Unscientific mining affecting Meghalaya environmentOctober 23rd, 2008 - 9:31 am ICT by IANS
Shillong, Oct 23 (IANS) Random mining carried out in an unscientific manner in Meghalaya has led to severe degradation of the environment there, according to a new study.”Considerable portions of the state’s Jaintia Hills, which have over 46 percent forest cover, have been turned into degraded land due to extensive mining,” said the report of the study carried out by the New Delhi-based Centre for Science and Environment (CSE).
The report, released by Meghalaya Governor R.S. Mooshahary in Shillong this week, said: “Besides the forests, the region’s water bodies are bearing the brunt of the unscientific and highly unsafe method of mining.”
According to the report, the northeast accounts for about five percent of the minerals produced in India. The region also holds a sizeable share of the total area under mining leases - in Meghalaya, about 4,177 hectares (0.67 percent of India’s total) is under mining leases while Assam has 1,294 hectares (0.21 percent).
“A variety of reasons makes mineral exploration in the region a complex process, with very high environmental and social impacts, besides forest resources,” said Sunita Narain, director, CSE.
Quoting the report she said,: “In all the places, the water was found to be highly acidic, with a pH below 4. Acidic water is directly injurious to aquatic flora and fauna. The CSE team found that most of the water bodies in the region had no aquatic life.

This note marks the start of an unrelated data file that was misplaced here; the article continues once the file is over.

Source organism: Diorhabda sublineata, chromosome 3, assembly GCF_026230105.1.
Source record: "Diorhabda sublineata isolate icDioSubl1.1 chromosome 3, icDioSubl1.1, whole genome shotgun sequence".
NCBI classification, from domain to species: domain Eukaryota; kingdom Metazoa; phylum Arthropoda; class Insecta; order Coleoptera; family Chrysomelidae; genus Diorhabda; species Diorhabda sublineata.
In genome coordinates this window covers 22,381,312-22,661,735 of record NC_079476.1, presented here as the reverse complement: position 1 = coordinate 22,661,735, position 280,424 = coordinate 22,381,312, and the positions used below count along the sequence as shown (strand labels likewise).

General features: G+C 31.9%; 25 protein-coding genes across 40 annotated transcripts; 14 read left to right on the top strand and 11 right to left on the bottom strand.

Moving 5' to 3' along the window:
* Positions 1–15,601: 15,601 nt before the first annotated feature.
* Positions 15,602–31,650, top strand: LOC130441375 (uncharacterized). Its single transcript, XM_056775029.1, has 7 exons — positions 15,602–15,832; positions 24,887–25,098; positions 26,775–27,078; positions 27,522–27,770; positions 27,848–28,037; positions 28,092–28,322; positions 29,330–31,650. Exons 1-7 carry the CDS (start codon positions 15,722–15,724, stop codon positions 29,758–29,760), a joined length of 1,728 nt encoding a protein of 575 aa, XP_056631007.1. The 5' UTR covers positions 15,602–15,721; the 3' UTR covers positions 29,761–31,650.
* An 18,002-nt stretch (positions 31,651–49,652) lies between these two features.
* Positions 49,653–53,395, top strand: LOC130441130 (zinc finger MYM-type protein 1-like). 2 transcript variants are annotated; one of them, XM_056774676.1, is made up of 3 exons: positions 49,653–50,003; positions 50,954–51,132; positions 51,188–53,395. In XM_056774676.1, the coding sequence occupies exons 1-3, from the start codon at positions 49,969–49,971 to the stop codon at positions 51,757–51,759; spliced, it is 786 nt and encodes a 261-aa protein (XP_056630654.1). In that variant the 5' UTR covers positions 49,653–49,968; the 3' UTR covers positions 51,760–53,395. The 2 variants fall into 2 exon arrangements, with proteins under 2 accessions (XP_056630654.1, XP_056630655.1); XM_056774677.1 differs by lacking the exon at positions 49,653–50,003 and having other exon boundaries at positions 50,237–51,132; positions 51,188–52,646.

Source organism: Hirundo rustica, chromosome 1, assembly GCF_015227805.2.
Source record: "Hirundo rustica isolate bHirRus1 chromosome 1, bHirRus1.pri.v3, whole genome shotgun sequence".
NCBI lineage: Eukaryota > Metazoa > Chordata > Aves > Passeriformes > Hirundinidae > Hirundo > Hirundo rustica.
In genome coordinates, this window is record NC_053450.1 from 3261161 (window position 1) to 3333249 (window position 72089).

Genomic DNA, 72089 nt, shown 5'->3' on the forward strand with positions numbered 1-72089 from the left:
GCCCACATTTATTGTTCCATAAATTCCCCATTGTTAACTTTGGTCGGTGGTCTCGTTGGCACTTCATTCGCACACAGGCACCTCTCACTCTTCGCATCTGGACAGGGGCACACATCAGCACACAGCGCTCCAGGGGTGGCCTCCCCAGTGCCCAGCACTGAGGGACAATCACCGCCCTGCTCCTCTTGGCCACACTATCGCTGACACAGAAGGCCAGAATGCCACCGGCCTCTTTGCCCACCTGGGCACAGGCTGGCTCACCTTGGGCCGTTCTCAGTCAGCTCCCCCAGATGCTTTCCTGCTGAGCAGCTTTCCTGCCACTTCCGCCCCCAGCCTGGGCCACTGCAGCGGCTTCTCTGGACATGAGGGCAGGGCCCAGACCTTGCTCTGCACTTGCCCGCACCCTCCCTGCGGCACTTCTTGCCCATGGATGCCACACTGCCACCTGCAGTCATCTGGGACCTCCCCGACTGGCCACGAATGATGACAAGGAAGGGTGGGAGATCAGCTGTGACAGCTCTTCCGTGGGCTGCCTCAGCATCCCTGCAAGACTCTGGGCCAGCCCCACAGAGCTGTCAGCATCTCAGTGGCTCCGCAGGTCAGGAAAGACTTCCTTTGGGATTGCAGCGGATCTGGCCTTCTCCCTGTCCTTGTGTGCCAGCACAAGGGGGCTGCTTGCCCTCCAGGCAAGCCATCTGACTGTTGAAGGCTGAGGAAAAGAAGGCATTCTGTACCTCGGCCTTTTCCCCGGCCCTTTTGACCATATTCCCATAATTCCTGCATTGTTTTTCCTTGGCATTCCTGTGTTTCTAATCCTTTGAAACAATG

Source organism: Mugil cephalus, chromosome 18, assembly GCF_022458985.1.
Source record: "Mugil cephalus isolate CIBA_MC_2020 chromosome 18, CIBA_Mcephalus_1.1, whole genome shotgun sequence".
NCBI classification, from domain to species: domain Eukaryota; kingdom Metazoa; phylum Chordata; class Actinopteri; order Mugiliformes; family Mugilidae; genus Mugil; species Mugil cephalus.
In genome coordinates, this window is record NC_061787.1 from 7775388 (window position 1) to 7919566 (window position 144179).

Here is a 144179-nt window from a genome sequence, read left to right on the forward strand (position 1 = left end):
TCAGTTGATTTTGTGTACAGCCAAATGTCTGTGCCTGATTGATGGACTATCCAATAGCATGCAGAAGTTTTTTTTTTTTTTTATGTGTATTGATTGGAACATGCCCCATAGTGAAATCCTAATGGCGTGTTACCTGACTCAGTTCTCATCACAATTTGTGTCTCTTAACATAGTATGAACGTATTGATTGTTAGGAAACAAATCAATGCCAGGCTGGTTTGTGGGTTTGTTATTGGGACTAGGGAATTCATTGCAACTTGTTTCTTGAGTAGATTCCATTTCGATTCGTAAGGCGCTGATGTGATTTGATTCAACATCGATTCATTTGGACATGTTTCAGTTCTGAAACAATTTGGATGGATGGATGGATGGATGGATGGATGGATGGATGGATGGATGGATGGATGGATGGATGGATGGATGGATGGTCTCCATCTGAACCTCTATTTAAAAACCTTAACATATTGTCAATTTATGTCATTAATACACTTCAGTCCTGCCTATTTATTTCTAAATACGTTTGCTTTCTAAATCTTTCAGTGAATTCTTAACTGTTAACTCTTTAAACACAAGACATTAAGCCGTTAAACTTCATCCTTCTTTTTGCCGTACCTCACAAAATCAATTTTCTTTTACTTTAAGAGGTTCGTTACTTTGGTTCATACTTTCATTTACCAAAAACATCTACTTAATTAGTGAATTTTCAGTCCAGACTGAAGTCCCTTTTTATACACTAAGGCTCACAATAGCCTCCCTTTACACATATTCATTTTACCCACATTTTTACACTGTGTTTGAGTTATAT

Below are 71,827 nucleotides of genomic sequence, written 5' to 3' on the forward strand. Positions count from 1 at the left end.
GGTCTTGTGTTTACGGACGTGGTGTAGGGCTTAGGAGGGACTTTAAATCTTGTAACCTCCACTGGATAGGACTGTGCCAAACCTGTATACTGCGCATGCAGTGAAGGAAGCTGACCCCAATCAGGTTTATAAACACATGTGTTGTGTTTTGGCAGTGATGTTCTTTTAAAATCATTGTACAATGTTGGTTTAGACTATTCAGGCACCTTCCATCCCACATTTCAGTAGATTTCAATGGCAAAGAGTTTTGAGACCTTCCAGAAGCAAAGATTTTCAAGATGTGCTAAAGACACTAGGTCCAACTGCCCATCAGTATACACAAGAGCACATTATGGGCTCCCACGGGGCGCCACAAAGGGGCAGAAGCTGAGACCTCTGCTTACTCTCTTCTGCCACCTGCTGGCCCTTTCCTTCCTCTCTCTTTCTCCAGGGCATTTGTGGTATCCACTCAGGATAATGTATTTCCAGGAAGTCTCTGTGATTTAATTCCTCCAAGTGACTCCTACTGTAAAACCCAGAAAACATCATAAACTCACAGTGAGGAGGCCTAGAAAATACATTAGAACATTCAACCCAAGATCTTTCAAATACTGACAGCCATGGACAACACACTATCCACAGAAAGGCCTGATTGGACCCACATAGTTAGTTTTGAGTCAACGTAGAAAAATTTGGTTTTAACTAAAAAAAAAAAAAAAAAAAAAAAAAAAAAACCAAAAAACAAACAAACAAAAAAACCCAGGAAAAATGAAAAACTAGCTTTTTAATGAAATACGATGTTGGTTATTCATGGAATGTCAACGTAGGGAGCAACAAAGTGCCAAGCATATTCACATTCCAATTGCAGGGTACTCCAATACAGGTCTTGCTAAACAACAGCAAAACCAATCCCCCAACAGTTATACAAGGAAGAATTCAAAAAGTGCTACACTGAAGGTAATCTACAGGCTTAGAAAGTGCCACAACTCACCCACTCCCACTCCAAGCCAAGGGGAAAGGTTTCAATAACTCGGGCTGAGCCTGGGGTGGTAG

“The coal mining in Meghalaya is not only unscientific, there is no post-mining treatment and poor management of the mined areas and the mines are not registered while mine deaths - which go almost totally unreported - are common.”
Meghalaya has lately been in the limelight for its proposed uranium mining project. The Uranium Corporation of India Limited (UCIL) had proposed a Rs.10.46 billion open-cast uranium mining and processing plant at Domiasiat in the West Khasi Hills district of the state having an estimated deposit of 9.22 million tonnes of uranium ore.
However, the UCIL had failed to make any progress to convince the state government, political parties and anti-mining groups.
After releasing the report Mooshahary expressed surprise at the government’s silence over the rat hole, unhealthy environment and land degrading coal mining practices carried out in the coal belt areas.